First published: 30th November 2009
Personal Submission by Allan G. Dyer
This submission addresses the review of the Personal Data (Privacy) Ordinance (PDPO), and the consultation document published by the Hong Kong Government on 28th August 2009. The areas include the limited scope of the review, comments on most of the Proposals in the Consultation Document and further discussion on biometrics.
Copyright, Privacy, Obscenity and Free Speech
In January 2009, I made a submission1,2 to the Review of the Control of Obscene and Indecent Articles Ordinance, saying, in part:
"It is clear that different people hold a wide range of views on what personal information (including images) they want to record and, optionally, make public, and the view might change according to the circumstances. Similarly, there are many views on public decency and obscenity, and the location can change the standards. In the current situation, laws intended for other purposes are sometimes used to try to address these emerging issues. In the early stages of the Edison Chen scandal, it was suggested that websites publishing the photos should be prosecuted under the COIAO, despite the fact that the images were of a similar nature to many erotic images on the internet. Should an obscenity law be used to protect privacy? Now, copyright law is being used against the perpetrators, but copyright was originally intended as a trade: creators get exclusive rights for a limited period and Society benefits from the creations when copyright expires and they pass into the public domain. Why should that be used for images that were intended solely for private enjoyment?"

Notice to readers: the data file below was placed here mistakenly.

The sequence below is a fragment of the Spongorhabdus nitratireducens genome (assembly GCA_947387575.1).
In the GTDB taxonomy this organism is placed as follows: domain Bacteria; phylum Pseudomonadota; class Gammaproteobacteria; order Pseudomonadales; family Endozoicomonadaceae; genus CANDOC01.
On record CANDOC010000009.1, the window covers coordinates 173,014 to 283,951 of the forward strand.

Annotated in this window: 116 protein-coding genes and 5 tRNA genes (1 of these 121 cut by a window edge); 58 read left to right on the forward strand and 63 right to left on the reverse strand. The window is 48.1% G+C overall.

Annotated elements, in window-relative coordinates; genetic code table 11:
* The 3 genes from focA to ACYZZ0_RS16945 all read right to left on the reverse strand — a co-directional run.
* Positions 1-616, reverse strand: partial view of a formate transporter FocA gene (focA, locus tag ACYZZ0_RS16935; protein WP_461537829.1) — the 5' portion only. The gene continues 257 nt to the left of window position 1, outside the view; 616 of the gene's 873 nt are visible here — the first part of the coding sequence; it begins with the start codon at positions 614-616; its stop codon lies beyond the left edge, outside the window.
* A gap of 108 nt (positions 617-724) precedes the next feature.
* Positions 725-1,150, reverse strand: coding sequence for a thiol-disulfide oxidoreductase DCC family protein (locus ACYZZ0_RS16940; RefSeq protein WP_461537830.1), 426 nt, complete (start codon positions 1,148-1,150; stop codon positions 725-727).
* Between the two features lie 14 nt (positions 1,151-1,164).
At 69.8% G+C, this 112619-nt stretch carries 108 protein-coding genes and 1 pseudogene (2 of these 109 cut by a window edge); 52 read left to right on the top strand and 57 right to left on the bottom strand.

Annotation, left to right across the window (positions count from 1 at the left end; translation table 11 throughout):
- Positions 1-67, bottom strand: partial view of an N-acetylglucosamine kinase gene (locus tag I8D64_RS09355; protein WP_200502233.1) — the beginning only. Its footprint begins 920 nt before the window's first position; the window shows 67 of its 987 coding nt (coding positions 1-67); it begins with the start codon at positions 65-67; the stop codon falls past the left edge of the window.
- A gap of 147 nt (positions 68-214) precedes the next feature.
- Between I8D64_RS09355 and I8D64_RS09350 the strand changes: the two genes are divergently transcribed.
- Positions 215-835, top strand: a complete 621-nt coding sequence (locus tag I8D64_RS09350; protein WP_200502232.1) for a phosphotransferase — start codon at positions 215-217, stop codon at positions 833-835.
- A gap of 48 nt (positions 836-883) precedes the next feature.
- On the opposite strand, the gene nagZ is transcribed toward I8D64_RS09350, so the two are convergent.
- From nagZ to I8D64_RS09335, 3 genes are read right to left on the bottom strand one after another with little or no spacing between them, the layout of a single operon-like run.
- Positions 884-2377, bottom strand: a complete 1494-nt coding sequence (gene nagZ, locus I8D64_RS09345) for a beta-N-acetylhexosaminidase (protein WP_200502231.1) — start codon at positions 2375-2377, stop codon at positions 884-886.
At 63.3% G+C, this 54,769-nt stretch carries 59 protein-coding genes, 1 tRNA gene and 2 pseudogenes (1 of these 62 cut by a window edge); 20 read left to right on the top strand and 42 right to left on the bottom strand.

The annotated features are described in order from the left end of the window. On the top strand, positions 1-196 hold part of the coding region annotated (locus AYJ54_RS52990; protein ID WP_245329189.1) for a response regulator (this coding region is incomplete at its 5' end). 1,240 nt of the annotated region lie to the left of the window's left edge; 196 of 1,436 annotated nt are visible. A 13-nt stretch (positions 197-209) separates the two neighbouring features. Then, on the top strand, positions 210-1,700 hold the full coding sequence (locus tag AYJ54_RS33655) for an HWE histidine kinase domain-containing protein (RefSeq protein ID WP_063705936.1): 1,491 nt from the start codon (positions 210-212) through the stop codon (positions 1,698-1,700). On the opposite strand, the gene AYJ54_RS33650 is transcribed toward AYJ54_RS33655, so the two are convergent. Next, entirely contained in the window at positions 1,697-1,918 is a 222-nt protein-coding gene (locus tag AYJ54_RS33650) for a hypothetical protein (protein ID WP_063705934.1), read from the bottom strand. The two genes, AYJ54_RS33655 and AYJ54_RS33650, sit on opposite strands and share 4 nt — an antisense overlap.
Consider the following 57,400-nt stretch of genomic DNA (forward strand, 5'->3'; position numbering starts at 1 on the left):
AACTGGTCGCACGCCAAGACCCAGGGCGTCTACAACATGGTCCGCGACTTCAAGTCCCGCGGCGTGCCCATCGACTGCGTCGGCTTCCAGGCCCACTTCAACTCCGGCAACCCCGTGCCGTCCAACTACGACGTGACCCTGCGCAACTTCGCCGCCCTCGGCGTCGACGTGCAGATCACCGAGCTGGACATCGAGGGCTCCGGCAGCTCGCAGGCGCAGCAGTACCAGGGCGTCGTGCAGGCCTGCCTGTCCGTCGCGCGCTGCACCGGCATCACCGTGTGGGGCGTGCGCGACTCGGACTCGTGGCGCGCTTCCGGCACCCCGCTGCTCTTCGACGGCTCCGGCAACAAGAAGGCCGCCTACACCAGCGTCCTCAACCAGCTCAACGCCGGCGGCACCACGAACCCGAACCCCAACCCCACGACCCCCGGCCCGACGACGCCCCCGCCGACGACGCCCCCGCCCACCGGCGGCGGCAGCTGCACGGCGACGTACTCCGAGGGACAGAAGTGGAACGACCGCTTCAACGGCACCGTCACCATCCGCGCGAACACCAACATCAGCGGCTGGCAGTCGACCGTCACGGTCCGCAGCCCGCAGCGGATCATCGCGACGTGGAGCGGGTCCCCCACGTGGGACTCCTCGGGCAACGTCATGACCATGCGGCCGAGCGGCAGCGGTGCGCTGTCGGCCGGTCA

The Edison scandal is over, but the issue remains, and reappears in other, less high-profile cases: cases that are essentially about Privacy are being forced into fitting other definitions (Copyright or Obscenity, in this case) because the PDPO is too weak on enforcement.
Copyright, Obscenity, Privacy and Free Speech are all related to the control of information and are interlinked in complex ways. The complexity cannot be addressed by a limited review of the PDPO, I quote again from my submissionibid. to the Review of the Control of Obscene and Indecent Articles Ordinance:
"A new Review should be launched, with a scope that covers all the closely related areas: Telecommunications and the role of ISPs, Privacy, Copyright, and Obscene and Indecent articles."
Imposing more stringent regulation on personal data because it is "sensitive" implies that disclosure of some information is inherently more damaging than the disclosure of other information. This is untrue: a person attending a trade union meeting, or a Mass at a Catholic Cathedral, or drinking in a gay bar is displaying biometric information (their face) in a public place, and providing a strong indication of their membership of a trade union, or religious beliefs, or sexual life, yet the disclosure is (usually) harmless. It is how the information is (mis-)used that makes the difference. Conversely, home address is not listed in the examples of "sensitive personal data", but disclosure of it to a loan shark could be extremely damaging for the individual concerned.
It would also be wise to consider the implications of classifying biometric data as "sensitive" and probable future improvements in technology. Classifying racial origin, and health condition as "sensitive" necessarily makes genetic information "sensitive", because our genetic information records our racial origin, and our inherited diseases. In future, it might also be possible to predict a person's facial features or fingerprints from their genetic information. However, we all constantly shed genetic samples, most commonly in the form of dead skin and hair. House dust is mostly comprised of dead skin cells. The bag of a vacuum cleaner contains a record of the people who have been where it has cleaned and it might soon become feasible to extract that information. Will we require cleaners to follow strict data disposal protocols, or will we focus on how information is processed and used?